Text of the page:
HANCOCK COUNTY — Earlier this week, on a rainy Tuesday morning, officials at New Palestine High School had their hands full and then some. Close to 300 parents opted to drive their students to school for drop-off. Couple that with over 250 student drivers, an estimated 85 cars driven by faculty and staff, and dozens of buses all converging into the parking area at the same time, and it made the drop-off as well as the pick-up area a bit of a nightmare for officials trying to keep everyone safe.

“It’s just such a huge volume of cars all at once,” district community and public relations director Wes Anderson said.

School drop-off and pick-up lines do not move quickly anywhere in the county, officials say. It takes extra personnel and some creative route designing to make sure lines are set up and running as smoothly as possible. When parent drivers or teens driving themselves break line rules, school parking lots can become dangerous. Countywide, district officials want all drivers to be mindful and patient if they choose to drive their children or let their children drive to and from school this year.

Things have become so congested these first few weeks at NPHS — particularly during drop-off time — that the district announced starting Monday, Aug. 15, they’ll have a second drop-off area coming off the backside of NPHS via Bittner Road, giving parents a chance to drop off their kids by the pool entrance as well as the main door entrance.

“It’s all about acclimation,” Anderson said. “Each year we have a brand new set of parents who are trying to learn the route and it just takes a lot of time.”

Anderson admits the issue is more of a numbers and not an engineering issue at NPHS. They have nearly 250 vehicles driven by guardians dropping off kids daily at NPHS. That does not include hundreds of student drivers or the 36 buses exiting the bus garage, all using the same two-lane roads and all eventually heading to the same area for drop off.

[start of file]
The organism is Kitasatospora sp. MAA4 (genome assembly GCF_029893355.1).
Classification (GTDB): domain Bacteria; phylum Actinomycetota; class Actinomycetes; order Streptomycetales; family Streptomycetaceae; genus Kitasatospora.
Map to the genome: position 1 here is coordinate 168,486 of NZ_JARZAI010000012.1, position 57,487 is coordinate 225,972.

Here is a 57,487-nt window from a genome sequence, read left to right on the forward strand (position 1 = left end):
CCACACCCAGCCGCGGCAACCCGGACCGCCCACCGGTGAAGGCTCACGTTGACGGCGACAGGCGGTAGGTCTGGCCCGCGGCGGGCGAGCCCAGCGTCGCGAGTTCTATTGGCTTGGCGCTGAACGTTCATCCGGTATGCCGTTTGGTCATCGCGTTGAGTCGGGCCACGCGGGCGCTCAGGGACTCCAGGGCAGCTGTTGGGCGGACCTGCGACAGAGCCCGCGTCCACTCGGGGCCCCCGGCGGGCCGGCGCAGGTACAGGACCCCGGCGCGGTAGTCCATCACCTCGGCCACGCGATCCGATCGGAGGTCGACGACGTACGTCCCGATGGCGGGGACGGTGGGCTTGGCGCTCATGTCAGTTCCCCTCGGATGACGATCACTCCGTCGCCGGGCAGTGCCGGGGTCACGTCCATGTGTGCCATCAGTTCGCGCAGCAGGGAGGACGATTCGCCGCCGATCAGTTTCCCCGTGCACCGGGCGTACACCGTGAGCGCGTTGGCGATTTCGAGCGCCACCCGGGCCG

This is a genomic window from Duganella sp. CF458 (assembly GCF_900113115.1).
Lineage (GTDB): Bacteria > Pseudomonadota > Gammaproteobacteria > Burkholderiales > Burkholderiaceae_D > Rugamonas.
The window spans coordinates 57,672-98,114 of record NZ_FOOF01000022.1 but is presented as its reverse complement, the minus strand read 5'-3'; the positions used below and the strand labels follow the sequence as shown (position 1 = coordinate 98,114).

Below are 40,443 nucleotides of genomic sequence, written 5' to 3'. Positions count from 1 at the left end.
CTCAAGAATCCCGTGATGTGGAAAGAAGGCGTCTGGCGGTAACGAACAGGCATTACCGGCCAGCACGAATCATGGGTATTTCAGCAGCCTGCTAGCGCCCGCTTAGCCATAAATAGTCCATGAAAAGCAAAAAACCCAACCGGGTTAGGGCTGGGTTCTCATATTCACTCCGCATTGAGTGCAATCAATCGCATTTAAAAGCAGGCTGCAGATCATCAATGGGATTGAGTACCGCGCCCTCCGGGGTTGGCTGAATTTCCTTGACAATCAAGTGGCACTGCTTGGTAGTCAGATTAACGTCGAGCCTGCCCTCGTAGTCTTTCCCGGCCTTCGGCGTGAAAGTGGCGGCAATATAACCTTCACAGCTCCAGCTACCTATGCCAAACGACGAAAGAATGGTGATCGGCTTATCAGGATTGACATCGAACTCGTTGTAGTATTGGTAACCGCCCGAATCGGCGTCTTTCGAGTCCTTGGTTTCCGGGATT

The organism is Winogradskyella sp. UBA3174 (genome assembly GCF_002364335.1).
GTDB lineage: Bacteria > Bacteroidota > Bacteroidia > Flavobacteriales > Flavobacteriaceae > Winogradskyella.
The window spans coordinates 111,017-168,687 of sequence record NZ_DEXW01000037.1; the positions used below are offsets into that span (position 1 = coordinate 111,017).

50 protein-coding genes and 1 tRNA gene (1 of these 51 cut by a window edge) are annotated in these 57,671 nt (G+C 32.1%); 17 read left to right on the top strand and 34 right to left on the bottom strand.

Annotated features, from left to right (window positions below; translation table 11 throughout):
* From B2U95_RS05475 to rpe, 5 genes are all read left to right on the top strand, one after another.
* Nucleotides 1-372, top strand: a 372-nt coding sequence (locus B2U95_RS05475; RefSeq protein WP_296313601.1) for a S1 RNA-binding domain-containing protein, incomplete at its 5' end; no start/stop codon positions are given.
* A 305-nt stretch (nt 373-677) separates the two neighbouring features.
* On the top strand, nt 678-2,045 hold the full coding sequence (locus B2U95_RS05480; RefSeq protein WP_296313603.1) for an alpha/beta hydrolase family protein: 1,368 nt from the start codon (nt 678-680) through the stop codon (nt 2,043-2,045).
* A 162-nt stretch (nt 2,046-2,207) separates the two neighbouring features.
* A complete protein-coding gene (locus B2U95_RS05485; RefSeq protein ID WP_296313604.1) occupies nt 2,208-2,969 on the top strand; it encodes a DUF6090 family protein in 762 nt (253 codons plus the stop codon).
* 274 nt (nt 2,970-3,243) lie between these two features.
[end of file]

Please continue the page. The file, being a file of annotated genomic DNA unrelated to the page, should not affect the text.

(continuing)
“The funnel gets real small and we get real busy and things get slowed when people don’t follow the rules or stop to ask questions,” Anderson said. “It’s never going to be a 10-minute process and people need to accept that.”

While pick-ups tend to run a little smoother because many kids stay at school after classes for extracurricular activities, it’s not uncommon to see cars start to pile into district parking lots several hours before pick-up looking for the prime pick-up spots, and that too creates congestion, officials said.

“We want to keep everyone safe, and I tell parents all the time we design our parking lots for the safety of our kids and not their convenience,” Anderson said. “We don’t want any kids to ever have to dodge cars.”

Several years ago, Steve Satterly, who was at one point the SH district’s director of transportation and safety, was hit by a driver while he was directing traffic at a drop-off and pick-up line at the old Doe Creek Middle School campus. Fortunately, he didn’t suffer any major injuries. Still, district officials say even one minor incident years ago is too much.

Officials at Eastern Hancock, where they have some 35% of transfer students who can’t ride buses and must drive or be dropped off, say they too deal with high congestion and traffic issues on a daily basis.